On 19 April 1866, Edwyn married Ann Jones, formerly of Mountain Ash, and settled on his farm, Plas Heddwch (later Plas Hedd), before selling it to Lewis Jones. Letters from Cadfan and others refer to Edwyn's success in growing crops. He also joined with some of the many young and inexperienced settlers in small co-operative farms, in order to help and train them. There are reports also of his support for others less fortunate, even when he himself was starving. 'God alone knows how much Edwyn Roberts suffered at that time' wrote Lewis Jones 'not only because of his own empty stomach, but also due to the distress felt in the colony. He damaged his own constitution by quietly suffering whilst pretending in public that he was "fine". This suffering became his second nature, and hiding it a part of his religion'.
In 1871, Edwyn rode with two assistants into an area known as Kel-Kein (later the Valley of the Martyrs) in search of gold. During this unsuccessful journey he discovered that avoiding the river's winding and rocky shores by crossing forty-five miles of a wild and waterless steppe, reduced the journey by a fortnight. This part of the road between the valley and the Andes is known to this day as Edwyn's Long Trek.
After his visit to Wales (and then on to the USA to meet for the last time with his mother and brothers) in 1875 'he continued to farm on a large scale, filling his pocket many times. But he was by nature a gentleman and whilst he had, nobody else would go without', remembered Berwyn.
In 1891, he was persuaded to make a second attempt to find gold - this time on a mountain in the Andes which has since carried his name, 'Mynydd Edwyn'. For some time this seemed a promising initiative, creating a lot of excitement and raising hopes among the residents of the Chubut Valley. To promote it and to attract investors, he travelled again to Wales. He took his family with him, seeing it as a good opportunity for the children to learn about the land of their fathers and to allow them the benefit of a higher standard of education. The family settled in Bethesda, Caernarfonshire.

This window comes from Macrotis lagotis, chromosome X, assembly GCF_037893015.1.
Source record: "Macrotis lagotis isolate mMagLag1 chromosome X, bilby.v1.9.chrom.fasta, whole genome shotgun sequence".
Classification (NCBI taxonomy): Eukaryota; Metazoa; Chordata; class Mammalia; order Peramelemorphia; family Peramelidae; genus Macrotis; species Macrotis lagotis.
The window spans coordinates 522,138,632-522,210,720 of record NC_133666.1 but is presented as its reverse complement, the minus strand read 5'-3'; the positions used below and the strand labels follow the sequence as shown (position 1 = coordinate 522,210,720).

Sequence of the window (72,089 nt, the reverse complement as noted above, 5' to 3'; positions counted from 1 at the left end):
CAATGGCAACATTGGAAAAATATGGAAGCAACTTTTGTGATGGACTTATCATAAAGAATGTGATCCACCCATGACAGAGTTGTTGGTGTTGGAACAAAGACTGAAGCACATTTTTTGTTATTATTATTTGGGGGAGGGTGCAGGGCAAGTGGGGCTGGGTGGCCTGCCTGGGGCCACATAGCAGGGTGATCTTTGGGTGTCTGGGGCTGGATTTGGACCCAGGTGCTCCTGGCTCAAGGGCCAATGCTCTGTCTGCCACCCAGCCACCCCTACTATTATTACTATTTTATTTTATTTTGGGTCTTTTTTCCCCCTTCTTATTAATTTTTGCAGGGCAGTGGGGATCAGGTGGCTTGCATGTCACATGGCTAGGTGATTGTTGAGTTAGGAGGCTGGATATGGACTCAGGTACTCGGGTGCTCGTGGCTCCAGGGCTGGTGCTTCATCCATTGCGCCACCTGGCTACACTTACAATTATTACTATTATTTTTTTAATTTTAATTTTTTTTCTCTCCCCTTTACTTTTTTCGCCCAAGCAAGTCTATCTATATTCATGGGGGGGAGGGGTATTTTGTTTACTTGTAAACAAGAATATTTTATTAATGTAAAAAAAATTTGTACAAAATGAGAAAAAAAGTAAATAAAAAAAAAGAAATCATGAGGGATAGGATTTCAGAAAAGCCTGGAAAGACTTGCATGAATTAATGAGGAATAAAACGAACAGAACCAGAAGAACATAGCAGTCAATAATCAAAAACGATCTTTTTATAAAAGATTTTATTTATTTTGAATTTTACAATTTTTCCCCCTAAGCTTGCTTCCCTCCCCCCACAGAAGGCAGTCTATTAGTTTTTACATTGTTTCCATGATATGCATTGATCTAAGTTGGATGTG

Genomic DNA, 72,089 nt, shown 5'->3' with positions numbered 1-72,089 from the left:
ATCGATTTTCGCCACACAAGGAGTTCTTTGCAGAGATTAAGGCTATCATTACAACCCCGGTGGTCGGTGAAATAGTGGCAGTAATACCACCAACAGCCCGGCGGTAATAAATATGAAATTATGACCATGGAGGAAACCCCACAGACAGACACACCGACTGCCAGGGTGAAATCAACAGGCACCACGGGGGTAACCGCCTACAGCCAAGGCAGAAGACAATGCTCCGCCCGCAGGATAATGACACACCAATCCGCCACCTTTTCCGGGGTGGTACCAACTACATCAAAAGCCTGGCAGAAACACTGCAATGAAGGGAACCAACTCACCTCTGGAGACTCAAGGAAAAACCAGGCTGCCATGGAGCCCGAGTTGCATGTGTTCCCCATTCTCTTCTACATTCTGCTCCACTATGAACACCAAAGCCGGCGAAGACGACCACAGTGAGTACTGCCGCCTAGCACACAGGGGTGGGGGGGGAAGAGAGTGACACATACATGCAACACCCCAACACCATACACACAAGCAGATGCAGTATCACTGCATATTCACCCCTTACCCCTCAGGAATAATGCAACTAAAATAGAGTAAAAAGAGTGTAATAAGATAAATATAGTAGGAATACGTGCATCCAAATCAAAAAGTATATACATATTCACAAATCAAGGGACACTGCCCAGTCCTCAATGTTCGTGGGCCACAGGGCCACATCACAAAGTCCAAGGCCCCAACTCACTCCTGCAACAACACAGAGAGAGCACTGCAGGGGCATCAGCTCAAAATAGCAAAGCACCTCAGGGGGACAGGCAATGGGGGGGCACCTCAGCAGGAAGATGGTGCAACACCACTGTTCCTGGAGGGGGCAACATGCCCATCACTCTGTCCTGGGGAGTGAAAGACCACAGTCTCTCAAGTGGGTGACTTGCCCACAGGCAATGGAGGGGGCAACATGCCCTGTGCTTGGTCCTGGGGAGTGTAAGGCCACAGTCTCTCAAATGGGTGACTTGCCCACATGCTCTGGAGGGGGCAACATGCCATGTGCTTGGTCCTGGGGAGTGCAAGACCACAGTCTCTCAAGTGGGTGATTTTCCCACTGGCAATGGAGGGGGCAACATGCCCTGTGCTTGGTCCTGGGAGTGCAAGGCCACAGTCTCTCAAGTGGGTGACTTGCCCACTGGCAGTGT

He also took advantage of his visit to publish the first of his planned series of fifteen volumes on the history of the Welsh Settlement. Although it was a rushed project, as evidenced by its lack of planning and almost non-existing editing, it is the first ever account of a much earlier ambitious proposal by Morgan John Rhys to establish a self-governing Welsh language state in the USA (1798). Sadly, no further volumes were published as Edwyn died suddenly of a heart attack on 17 September 1893. The funeral service was held two days later at St Anne's Church, Bethesda, and his remains were laid to rest in the church's graveyard, on the slope of Mynydd Llandygái.
'He died as he lived, in the midst of his hopes and projects' said Abraham Matthews. 'He would augur good things to come when everyone else saw only disadvantages and obstacles and, as a rule, all his predictions would be realised... He would always be cheerful in public and extremely positive. He was of a peaceful spirit and hated all contention and agitation… He would have his own way of saying things in a manner that people found attractive, and which many would often adopt as their own… His own expression to respond to the greeting "How are you today, Edwyn Roberts?" was "Campus i'r byd mawr" ("Splendid to the great world"), placing a strong emphasis on the "campus". That phrase became almost universally used, especially the word "campus".' And 'campus' is perhaps the adjective best suited to describe Edwyn's contribution to the process of building the colony of his dreams.
Published date: 2020-07-13
Article Copyright: http://rightsstatements.org/page/InC/1.0/